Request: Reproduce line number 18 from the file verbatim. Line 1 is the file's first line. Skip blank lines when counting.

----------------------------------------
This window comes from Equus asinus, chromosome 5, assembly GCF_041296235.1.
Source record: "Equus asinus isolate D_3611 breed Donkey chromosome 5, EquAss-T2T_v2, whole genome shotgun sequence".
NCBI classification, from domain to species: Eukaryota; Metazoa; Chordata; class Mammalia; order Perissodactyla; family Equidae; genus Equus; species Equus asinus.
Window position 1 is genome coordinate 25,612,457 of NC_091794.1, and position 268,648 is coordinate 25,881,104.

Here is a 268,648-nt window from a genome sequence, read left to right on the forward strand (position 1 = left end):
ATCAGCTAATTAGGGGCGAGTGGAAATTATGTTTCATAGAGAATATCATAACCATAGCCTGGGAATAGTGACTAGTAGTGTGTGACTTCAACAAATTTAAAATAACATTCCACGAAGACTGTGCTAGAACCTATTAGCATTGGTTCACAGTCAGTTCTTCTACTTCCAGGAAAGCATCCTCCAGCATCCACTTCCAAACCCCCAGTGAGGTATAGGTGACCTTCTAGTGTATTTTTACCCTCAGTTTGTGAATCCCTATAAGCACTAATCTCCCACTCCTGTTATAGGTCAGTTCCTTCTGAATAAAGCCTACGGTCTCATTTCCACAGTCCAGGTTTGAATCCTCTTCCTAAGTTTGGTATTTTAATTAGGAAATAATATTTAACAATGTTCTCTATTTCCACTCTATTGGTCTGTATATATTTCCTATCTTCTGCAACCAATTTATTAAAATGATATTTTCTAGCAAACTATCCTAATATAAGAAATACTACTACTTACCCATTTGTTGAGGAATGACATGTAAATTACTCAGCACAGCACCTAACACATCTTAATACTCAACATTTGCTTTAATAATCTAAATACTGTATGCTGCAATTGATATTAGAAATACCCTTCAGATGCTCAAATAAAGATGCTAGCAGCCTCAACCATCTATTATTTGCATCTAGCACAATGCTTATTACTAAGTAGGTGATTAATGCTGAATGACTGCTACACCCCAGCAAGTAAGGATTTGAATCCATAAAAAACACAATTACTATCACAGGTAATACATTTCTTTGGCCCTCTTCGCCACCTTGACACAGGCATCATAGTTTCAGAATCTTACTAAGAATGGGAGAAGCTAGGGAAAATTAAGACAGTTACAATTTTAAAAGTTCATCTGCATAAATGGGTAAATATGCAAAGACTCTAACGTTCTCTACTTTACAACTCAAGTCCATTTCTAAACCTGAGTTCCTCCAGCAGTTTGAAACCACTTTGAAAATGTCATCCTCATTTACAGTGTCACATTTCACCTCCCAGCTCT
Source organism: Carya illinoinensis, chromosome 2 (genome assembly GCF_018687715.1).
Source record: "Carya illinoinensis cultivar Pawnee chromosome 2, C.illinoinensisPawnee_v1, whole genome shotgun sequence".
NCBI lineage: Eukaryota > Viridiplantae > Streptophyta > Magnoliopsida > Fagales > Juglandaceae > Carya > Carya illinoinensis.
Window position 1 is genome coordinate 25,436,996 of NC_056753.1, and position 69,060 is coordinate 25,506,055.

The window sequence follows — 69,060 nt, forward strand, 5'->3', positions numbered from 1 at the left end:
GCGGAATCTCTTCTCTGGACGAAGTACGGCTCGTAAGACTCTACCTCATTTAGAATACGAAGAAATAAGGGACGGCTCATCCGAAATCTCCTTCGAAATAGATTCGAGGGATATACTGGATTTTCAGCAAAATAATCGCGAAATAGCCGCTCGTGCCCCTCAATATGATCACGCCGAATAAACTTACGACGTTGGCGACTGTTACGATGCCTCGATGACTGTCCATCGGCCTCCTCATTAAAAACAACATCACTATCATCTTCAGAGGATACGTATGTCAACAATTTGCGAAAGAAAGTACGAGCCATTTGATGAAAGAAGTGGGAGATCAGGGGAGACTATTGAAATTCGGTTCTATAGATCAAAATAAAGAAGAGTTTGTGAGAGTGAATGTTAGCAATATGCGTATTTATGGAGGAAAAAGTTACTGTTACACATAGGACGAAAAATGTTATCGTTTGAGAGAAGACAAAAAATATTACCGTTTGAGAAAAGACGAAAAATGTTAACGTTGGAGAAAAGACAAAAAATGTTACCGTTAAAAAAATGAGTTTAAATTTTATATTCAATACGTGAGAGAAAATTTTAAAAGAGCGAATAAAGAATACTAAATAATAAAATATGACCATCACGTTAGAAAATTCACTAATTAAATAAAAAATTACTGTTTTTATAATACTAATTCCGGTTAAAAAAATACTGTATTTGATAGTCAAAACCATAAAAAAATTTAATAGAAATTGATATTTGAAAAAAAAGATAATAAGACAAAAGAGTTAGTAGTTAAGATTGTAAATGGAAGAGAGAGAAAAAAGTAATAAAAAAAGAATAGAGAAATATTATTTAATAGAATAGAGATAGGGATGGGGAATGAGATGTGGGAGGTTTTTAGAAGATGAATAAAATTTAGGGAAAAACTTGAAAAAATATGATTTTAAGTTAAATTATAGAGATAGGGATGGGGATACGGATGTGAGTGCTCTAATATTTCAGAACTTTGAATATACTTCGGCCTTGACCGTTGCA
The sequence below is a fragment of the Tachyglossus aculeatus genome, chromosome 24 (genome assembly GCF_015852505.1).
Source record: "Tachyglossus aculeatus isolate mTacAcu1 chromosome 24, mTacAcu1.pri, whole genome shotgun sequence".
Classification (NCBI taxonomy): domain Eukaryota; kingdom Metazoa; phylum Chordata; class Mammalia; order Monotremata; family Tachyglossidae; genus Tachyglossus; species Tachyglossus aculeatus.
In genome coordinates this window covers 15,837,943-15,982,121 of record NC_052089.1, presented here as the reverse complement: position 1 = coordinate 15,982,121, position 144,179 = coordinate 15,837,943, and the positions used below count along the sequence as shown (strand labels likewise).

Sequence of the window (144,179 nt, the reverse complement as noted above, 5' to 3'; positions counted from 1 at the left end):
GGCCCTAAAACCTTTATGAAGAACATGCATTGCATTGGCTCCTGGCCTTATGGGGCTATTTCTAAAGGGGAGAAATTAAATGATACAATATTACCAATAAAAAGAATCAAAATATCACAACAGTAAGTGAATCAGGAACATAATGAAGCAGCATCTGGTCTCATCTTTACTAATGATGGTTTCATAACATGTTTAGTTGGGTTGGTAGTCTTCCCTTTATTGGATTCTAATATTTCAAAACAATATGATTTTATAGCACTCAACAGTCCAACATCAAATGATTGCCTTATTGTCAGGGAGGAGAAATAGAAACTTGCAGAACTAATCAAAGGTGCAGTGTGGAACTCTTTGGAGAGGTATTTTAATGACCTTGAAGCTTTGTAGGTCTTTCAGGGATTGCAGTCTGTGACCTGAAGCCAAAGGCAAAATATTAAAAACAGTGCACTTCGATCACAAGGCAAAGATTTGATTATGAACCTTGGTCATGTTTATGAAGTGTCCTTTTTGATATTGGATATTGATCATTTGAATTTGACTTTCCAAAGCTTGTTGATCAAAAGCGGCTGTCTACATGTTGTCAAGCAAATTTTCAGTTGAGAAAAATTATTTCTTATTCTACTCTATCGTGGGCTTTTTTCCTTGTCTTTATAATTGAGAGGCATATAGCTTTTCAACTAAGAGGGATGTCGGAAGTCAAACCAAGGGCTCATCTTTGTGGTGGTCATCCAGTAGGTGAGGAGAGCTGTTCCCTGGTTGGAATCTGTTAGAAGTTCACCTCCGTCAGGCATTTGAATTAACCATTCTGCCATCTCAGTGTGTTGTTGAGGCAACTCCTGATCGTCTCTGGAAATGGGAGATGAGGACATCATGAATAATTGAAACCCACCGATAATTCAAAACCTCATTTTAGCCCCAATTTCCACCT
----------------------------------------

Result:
GGCCCTAAAACCTTTATGAAGAACATGCATTGCATTGGCTCCTGGCCTTATGGGGCTATTTCTAAAGGGGAGAAATTAAATGATACAATATTACCAATAAAAAGAATCAAAATATCACAACAGTAAGTGAATCAGGAACATAATGAAGCAGCATCTGGTCTCATCTTTACTAATGATGGTTTCATAACATGTTTAGTTGGGTTGGTAGTCTTCCCTTTATTGGATTCTAATATTTCAAAACAATATGATTTTATAGCACTCAACAGTCCAACATCAAATGATTGCCTTATTGTCAGGGAGGAGAAATAGAAACTTGCAGAACTAATCAAAGGTGCAGTGTGGAACTCTTTGGAGAGGTATTTTAATGACCTTGAAGCTTTGTAGGTCTTTCAGGGATTGCAGTCTGTGACCTGAAGCCAAAGGCAAAATATTAAAAACAGTGCACTTCGATCACAAGGCAAAGATTTGATTATGAACCTTGGTCATGTTTATGAAGTGTCCTTTTTGATATTGGATATTGATCATTTGAATTTGACTTTCCAAAGCTTGTTGATCAAAAGCGGCTGTCTACATGTTGTCAAGCAAATTTTCAGTTGAGAAAAATTATTTCTTATTCTACTCTATCGTGGGCTTTTTTCCTTGTCTTTATAATTGAGAGGCATATAGCTTTTCAACTAAGAGGGATGTCGGAAGTCAAACCAAGGGCTCATCTTTGTGGTGGTCATCCAGTAGGTGAGGAGAGCTGTTCCCTGGTTGGAATCTGTTAGAAGTTCACCTCCGTCAGGCATTTGAATTAACCATTCTGCCATCTCAGTGTGTTGTTGAGGCAACTCCTGATCGTCTCTGGAAATGGGAGATGAGGACATCATGAATAATTGAAACCCACCGATAATTCAAAACCTCATTTTAGCCCCAATTTCCACCT